brad brace contemporary culture scrapbook

April 11, 2006

Tiny Belize strikes bubblin’ crude

Filed under: belize — admin @ 6:18 am

One partner in Belize Natural Energy has said that 75 million barrels could be under a single 1,618-hectare parcel of land.

How sweet it is, some say. But the Beverly Hillbillies-style courting of big oil companies worries others.


This tiny country struck oil in much the same way TV’s Jed Clampett did in the Ozarks. A few years ago, a Mennonite farmer dug a shallow well in this bucolic hamlet and up bubbled crude.

“It was just like the Beverly Hillbillies,” said government petroleum inspector Andre Cho.

Belize joined the ranks of the world’s oil exporters in January when its first shipload of crude hit the market. Production is only 3,000 barrels a day, but people in this Central American nation of 280,000 are getting a glimpse of the opportunities — and opportunists — that accompany $60-a-barrel oil.

“When you see Texans coming down here, you know that something is up,” said Belize City bartender Robert Williams at a restaurant called the Smoky Mermaid. Cho said wildcatters have been tantalized by the speed with which Belize Natural Energy– a small private firm backed by American and Irish investors — last year found the first significant deposits of oil. In contrast to the heavy, sulphur-laden stuff found in neighbouring Guatemala and Mexico, Belizean crude is so sweet and light that some local farmers are putting it raw into tractors.

The strike couldn’t have come at a better time for Belize’s debt-strapped government, which hopes to use oil wealth to reduce taxes and bolster social spending. Minister of Natural Resources John Briceno calculates that at current prices, the government’s take from even modest oil production of around 60,000 barrels a day would cover the entire national budget of Belize.

BNE officials say they don’t know the true size of the find, but one partner told a local newspaper that 75 million barrels could be under a single 1,618-hectare parcel. “If we could produce even 20,000 barrels a day, you can imagine what we could do with that. It could make a huge difference for our little country.”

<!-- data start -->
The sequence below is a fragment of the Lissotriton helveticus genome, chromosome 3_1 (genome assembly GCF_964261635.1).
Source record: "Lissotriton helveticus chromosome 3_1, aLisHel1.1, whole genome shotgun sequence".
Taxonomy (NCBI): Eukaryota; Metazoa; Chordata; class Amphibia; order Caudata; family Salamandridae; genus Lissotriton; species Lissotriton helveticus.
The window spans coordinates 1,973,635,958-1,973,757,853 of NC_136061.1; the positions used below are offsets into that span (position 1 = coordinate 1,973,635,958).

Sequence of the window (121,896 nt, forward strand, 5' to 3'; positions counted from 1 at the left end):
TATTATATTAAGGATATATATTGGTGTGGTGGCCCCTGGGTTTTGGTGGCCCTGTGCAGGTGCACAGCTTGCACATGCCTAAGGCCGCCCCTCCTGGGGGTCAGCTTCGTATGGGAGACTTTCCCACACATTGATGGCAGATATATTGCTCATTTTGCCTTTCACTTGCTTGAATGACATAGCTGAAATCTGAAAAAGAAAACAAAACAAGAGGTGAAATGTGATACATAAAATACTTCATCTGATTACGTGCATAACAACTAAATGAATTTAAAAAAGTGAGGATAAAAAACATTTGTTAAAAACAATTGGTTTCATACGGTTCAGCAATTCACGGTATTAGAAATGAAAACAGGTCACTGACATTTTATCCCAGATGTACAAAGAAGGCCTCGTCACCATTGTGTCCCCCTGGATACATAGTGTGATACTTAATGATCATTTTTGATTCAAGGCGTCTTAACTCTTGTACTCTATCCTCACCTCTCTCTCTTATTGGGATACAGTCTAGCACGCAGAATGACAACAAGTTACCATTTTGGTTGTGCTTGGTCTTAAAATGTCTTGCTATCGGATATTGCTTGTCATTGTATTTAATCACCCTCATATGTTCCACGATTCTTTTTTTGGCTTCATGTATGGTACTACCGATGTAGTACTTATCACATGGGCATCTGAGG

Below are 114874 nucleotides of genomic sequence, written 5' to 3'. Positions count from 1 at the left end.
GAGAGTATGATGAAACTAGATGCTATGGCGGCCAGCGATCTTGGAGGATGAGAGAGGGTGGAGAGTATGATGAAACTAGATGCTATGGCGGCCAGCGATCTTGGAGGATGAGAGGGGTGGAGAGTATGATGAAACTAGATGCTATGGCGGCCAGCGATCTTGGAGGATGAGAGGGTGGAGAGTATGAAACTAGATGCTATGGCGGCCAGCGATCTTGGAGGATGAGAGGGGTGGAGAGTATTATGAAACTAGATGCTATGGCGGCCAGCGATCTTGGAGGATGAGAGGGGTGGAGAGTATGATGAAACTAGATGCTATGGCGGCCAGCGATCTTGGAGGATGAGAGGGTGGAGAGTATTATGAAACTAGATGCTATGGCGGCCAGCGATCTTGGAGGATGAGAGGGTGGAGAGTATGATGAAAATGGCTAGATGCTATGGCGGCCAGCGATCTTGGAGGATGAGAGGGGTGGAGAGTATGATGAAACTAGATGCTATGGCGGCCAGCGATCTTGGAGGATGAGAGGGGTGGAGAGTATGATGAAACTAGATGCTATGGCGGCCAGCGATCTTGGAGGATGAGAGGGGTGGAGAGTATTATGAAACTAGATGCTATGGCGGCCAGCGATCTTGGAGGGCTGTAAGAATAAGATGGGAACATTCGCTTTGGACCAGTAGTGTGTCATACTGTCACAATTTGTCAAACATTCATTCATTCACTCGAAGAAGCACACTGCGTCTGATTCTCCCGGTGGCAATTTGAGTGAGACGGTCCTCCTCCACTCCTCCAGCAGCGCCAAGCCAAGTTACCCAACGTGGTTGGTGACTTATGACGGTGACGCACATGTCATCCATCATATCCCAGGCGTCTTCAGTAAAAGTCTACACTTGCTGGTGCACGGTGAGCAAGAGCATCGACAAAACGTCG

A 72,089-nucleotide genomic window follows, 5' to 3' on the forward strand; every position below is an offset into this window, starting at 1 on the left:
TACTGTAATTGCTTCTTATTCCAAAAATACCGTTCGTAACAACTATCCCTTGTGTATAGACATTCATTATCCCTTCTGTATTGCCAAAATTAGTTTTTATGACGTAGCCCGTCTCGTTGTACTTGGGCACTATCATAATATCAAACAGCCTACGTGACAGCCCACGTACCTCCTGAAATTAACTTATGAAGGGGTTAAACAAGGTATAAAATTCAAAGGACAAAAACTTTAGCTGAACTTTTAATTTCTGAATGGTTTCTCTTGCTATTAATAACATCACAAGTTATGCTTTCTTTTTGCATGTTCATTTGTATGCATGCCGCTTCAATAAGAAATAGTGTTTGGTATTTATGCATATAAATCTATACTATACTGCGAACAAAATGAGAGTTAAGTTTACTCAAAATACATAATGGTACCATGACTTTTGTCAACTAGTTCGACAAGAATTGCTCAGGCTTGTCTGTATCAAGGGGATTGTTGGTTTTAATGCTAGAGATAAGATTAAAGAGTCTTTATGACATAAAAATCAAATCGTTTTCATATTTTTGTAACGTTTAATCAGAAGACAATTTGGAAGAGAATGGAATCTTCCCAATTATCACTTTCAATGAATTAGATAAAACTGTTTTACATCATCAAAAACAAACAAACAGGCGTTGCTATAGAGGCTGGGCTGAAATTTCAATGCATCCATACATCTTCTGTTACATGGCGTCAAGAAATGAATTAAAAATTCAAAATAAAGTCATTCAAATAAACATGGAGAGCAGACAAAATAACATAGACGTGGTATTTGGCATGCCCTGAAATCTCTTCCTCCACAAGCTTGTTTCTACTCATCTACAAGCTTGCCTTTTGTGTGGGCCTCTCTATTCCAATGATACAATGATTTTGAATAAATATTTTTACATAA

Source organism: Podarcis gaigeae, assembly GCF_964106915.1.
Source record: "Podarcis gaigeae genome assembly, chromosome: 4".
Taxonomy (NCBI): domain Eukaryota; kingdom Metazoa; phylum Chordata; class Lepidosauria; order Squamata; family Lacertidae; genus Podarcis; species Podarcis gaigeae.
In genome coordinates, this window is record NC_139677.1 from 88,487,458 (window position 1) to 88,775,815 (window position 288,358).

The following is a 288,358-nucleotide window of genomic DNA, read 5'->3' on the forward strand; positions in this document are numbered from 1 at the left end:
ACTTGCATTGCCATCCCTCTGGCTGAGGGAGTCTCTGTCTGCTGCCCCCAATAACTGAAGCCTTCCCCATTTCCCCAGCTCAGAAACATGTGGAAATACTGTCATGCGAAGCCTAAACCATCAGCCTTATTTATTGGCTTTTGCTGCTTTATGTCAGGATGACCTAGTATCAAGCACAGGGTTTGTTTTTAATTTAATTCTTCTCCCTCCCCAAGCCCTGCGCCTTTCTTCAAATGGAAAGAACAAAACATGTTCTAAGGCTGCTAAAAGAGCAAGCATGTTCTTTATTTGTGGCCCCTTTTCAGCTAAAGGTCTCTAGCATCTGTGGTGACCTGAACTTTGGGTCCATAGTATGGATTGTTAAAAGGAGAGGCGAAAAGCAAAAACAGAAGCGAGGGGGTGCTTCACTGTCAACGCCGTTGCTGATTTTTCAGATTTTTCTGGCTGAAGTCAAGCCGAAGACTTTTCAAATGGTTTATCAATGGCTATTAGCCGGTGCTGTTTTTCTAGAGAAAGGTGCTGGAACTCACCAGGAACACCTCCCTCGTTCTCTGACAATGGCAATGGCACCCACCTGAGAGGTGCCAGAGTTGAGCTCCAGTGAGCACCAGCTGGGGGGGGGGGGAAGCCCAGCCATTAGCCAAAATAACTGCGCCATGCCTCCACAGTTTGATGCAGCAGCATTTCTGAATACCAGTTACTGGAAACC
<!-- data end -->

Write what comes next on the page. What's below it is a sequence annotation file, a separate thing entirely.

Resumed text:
For half a century, oil drillers came to Belize hoping to hit the big one. Denver billionaire Philip Anschutz spent millions of dollars chasing black gold in this Massachusetts-size nation located southeast of Mexico’s Yucatan Peninsula. So did Texaco, Chevron and others. Studies hinted at petroleum deposits lurking beneath the jungle floor, but drilling yielded 50 dry holes in as many years.

Thus BNE made history when it struck oil on its first attempt, 25 kilometres from the spot where the Mennonite farmer first found petroleum.

Two BNE partners were key to the effort — Northern Ireland-born Susan Morrice, the company’s president and a veteran geologist with two decades of experience in Belize, and the late Mike Usher, an engineer and member of a prominent Belizean family who never gave up the dream that his nation could be an oil producer.

Usher’s 89-year-old mother, Jane, recalls her son bringing rocks to Sunday dinner, evidence that Belize was rich in petroleum. He didn’t live to see his dream fulfilled, dying in 2004 of a liver-related ailment, but she never doubted him. “Every Sunday, it was always the same. The oil thing. The oil thing,” said the mother of 10, known as Miss Jane.

With financing from Morrice’s husband, Colorado oil executive Alex Cranberg and more than 80 Irish investors, the firm used seismic technology to map unexplored territory around Spanish Lookout. They found what they believed to be a sizable oilfield under Mennonite pastureland.

The company’s roughnecks hit oil three times in as many tries, naming the wells Mike Usher No. 1, Mike Usher No. 2 and Mike Usher No. 3.

Some Belizeans fear that coaxing the long hidden oil to the surface is equivalent to opening Pandora’s box.

Belize boasts lush rainforests, delicate coral reefs, piercing blue skies and what it claims is the world’s only jaguar preserve.

Because the nation lacks a refinery, pipelines or basic petroleum infrastructure, the oil must be moved by tanker trucks along narrow roads to the docks in the southern city of Big Creek for export. “We simply aren’t prepared,” said Godsman Ellis, president of the Belize Institute of Environmental Law and Policy, who says spills and other disasters are inevitable.

Mennonite farmers on whose land the oil was discovered are also wary.

Concerns about outsiders meddling in their affairs led the conservative Christian group to flee Mexico 45 years ago for Belize. The federal government, which owns all mineral rights in Belize, has the power to force landowners to accept oil drilling on their property for a small share of the oil revenue. Other Belizeans suspect they, too, will be shortchanged.

A block from Belize’s petroleum department in the capital of Belmopan, on the campus of United Evergreen Primary School, principal Pamela Neal hasn’t a single computer for 765 students.

Neal said she would like to believe poor students would benefit from oil riches. But the experience of developing nations such as Nigeria, where multinationals and corrupt officials pocketed most of wealth, have her fearing the worst.

“We are between the devil and the deep blue sea.”

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